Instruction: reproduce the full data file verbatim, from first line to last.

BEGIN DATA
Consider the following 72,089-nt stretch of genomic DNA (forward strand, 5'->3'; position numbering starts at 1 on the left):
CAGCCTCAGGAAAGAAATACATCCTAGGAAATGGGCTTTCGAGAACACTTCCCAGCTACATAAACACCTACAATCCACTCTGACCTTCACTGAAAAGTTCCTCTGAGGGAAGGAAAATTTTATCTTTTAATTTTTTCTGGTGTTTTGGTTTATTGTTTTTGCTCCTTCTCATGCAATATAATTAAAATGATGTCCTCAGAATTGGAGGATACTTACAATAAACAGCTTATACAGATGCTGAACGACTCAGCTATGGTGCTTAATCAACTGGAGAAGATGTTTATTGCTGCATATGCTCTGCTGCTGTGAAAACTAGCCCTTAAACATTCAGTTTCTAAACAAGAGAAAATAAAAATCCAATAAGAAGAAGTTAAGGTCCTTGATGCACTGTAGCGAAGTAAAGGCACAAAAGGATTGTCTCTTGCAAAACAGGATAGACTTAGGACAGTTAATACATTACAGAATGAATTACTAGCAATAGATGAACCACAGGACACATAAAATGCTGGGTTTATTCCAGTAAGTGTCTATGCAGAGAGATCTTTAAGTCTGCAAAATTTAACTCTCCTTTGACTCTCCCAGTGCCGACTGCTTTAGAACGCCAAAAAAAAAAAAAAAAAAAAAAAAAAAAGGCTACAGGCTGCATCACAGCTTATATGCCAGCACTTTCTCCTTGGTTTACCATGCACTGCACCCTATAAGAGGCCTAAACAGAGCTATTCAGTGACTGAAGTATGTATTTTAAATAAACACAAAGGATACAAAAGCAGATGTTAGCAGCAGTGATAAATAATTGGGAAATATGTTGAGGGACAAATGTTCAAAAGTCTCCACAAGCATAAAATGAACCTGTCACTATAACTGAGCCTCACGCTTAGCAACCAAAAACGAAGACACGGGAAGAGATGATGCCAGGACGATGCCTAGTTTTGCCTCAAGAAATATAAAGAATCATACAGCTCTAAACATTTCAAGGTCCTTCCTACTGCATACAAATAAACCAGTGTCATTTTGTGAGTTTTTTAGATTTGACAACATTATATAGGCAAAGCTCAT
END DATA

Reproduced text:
Consider the following 72,089-nt stretch of genomic DNA (forward strand, 5'->3'; position numbering starts at 1 on the left):
CAGCCTCAGGAAAGAAATACATCCTAGGAAATGGGCTTTCGAGAACACTTCCCAGCTACATAAACACCTACAATCCACTCTGACCTTCACTGAAAAGTTCCTCTGAGGGAAGGAAAATTTTATCTTTTAATTTTTTCTGGTGTTTTGGTTTATTGTTTTTGCTCCTTCTCATGCAATATAATTAAAATGATGTCCTCAGAATTGGAGGATACTTACAATAAACAGCTTATACAGATGCTGAACGACTCAGCTATGGTGCTTAATCAACTGGAGAAGATGTTTATTGCTGCATATGCTCTGCTGCTGTGAAAACTAGCCCTTAAACATTCAGTTTCTAAACAAGAGAAAATAAAAATCCAATAAGAAGAAGTTAAGGTCCTTGATGCACTGTAGCGAAGTAAAGGCACAAAAGGATTGTCTCTTGCAAAACAGGATAGACTTAGGACAGTTAATACATTACAGAATGAATTACTAGCAATAGATGAACCACAGGACACATAAAATGCTGGGTTTATTCCAGTAAGTGTCTATGCAGAGAGATCTTTAAGTCTGCAAAATTTAACTCTCCTTTGACTCTCCCAGTGCCGACTGCTTTAGAACGCCAAAAAAAAAAAAAAAAAAAAAAAAAAAAGGCTACAGGCTGCATCACAGCTTATATGCCAGCACTTTCTCCTTGGTTTACCATGCACTGCACCCTATAAGAGGCCTAAACAGAGCTATTCAGTGACTGAAGTATGTATTTTAAATAAACACAAAGGATACAAAAGCAGATGTTAGCAGCAGTGATAAATAATTGGGAAATATGTTGAGGGACAAATGTTCAAAAGTCTCCACAAGCATAAAATGAACCTGTCACTATAACTGAGCCTCACGCTTAGCAACCAAAAACGAAGACACGGGAAGAGATGATGCCAGGACGATGCCTAGTTTTGCCTCAAGAAATATAAAGAATCATACAGCTCTAAACATTTCAAGGTCCTTCCTACTGCATACAAATAAACCAGTGTCATTTTGTGAGTTTTTTAGATTTGACAACATTATATAGGCAAAGCTCAT